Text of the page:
The UK government’s pledge to reach net-zero by 2050 includes investments in offshore wind farms around the UK’s coast. Wind turbines can affect seabirds in several ways, from presenting barriers to their commuting or migratory flight paths and altering habitat to collisions with rotor blades. However, they can also attract foraging seabirds by creating reef-like structures for marine fauna, and pylons can provide attractive roosting sites.
The risk of seabird mortality around wind turbines can be calculated using Collision Risk Models, which inform environmental impact assessments for proposed developments. To provide robust outputs, models rely on accurate data relating to birds’ movements, but the impact of attraction to the foraging or roosting opportunities associated with wind farms on bird behaviour is poorly understood.
To increase our understanding, researchers tracked 25 tagged Lesser Black-backed Gulls from a breeding colony in northwest England from 2014 to 2019. They collected data on the gulls’ avoidance and attraction behaviours in response to nearby offshore wind farms on both large and small scales. By comparing the observed flight paths of the gulls with simulated paths, the scientists determined that the behaviour they observed was not only a consequence of chance. Significant avoidance behaviour occurred 3 to 4 km outside the wind farm, which weakened nearer the area. The majority of birds did not alter flight routes to avoid wind farms but avoided the turbines when flying within them, remaining outside the rotor area or altering their flight height to avoid the blades. This suggests that the energetic costs of safely navigating rotor blades may be outweighed by the foraging and roosting benefits of entering the wind farm.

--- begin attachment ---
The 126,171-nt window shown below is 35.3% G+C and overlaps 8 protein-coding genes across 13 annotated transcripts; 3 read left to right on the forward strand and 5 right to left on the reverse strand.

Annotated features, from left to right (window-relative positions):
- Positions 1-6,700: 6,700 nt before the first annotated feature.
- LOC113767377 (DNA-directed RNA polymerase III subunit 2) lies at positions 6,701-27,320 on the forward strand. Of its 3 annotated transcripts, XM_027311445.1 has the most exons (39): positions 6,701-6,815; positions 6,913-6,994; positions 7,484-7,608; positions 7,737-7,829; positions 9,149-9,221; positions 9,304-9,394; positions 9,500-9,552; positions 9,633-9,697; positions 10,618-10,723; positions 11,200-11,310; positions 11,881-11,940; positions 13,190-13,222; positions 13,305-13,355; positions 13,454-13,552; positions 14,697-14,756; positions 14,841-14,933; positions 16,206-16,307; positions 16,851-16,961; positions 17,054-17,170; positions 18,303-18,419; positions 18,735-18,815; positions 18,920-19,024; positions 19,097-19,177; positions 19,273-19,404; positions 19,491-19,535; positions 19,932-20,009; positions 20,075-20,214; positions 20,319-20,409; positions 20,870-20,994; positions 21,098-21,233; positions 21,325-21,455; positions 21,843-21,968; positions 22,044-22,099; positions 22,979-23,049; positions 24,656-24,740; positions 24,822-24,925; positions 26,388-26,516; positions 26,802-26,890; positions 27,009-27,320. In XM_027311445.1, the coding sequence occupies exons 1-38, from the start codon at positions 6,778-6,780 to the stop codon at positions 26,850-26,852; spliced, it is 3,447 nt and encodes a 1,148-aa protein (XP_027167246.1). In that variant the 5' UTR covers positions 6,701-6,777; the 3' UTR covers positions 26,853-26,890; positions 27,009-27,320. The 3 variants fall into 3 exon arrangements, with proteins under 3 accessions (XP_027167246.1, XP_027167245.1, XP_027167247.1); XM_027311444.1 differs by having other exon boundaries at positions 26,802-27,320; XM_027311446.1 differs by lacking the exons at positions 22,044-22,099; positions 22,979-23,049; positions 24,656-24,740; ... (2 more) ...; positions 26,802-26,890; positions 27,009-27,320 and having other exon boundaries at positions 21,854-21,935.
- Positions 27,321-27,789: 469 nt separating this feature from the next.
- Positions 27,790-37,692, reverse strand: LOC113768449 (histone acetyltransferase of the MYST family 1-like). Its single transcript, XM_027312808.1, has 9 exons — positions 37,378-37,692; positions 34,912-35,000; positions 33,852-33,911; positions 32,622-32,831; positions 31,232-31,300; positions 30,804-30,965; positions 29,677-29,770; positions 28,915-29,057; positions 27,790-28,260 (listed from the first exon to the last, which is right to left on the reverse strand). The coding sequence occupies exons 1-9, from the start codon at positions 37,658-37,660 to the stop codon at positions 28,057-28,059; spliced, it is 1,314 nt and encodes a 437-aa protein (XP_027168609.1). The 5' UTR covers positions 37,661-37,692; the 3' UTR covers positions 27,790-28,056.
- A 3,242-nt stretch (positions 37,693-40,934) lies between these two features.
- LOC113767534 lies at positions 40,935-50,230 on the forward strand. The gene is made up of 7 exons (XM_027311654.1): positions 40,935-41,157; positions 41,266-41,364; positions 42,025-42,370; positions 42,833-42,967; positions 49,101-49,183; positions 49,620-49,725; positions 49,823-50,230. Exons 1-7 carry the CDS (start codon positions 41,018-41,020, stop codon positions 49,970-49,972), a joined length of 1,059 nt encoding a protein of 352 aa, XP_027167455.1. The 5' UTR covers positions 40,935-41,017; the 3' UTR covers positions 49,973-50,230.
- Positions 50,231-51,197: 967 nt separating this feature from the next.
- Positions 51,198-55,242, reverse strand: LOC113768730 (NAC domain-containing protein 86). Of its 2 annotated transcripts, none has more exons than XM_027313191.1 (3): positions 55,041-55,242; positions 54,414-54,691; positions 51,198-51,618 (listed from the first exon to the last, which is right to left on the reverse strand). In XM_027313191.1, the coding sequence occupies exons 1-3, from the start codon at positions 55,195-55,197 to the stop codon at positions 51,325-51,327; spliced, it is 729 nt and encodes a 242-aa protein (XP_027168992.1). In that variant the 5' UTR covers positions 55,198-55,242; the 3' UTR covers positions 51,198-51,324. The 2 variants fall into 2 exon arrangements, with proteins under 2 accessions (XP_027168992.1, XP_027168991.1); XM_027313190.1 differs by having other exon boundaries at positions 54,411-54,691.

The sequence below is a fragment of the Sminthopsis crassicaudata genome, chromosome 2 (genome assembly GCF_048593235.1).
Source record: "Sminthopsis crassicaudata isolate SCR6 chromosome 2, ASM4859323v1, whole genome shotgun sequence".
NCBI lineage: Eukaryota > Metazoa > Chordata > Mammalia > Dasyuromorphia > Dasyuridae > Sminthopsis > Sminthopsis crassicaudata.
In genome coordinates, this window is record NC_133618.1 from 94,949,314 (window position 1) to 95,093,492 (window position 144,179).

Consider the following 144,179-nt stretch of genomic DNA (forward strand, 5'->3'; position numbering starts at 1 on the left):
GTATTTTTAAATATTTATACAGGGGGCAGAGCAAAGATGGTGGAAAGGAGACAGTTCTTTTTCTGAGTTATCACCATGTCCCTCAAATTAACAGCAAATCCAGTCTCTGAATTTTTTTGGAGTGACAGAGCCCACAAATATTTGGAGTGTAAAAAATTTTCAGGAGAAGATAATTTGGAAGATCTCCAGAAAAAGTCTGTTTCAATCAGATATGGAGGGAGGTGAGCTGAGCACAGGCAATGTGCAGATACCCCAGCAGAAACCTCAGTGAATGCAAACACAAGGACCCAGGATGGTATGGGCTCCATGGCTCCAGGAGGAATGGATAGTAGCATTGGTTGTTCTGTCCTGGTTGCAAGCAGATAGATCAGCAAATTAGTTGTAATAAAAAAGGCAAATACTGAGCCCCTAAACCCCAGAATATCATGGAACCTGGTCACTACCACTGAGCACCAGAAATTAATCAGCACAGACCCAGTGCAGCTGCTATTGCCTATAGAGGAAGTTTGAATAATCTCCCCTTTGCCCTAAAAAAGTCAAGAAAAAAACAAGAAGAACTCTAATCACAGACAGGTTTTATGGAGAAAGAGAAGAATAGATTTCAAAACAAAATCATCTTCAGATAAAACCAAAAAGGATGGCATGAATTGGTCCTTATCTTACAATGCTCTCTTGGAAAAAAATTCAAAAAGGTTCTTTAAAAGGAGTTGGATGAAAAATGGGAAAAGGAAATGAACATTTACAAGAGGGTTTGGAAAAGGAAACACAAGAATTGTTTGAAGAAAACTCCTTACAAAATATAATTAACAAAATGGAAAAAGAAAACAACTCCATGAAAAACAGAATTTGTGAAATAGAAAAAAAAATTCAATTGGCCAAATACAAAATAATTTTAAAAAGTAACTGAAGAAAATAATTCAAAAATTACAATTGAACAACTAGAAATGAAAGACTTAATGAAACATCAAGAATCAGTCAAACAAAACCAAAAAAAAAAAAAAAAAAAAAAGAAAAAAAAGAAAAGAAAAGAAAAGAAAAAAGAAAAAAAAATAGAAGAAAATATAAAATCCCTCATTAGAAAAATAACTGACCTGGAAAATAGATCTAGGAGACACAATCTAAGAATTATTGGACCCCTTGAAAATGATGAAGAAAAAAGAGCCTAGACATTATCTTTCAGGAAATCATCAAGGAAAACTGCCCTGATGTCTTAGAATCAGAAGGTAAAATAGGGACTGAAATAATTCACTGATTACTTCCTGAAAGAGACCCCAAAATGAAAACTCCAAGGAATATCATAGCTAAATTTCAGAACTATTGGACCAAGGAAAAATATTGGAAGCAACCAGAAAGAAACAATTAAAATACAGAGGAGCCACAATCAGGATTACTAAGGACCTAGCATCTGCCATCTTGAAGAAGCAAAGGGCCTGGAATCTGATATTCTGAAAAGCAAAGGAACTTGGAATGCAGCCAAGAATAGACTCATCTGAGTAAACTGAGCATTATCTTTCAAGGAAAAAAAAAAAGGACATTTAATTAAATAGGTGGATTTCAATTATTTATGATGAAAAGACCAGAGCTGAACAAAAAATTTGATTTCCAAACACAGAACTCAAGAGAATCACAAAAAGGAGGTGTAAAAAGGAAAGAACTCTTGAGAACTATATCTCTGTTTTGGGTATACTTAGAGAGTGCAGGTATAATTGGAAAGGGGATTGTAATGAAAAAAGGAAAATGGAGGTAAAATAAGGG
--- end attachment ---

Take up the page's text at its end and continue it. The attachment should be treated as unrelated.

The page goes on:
The results indicate that avoidance behaviours vary across spatial scales, so the boundary of the area selected for investigation when considering the potential effects of an offshore development may influence the overall avoidance rate calculated. The study also notes that its results are indicative of Lesser Black-backed Gulls from only one colony, and only during the breeding season; interactions with wind farms are likely to vary temporally and between colonies and species too. It is vital that Collision Risk Models take this variation into account.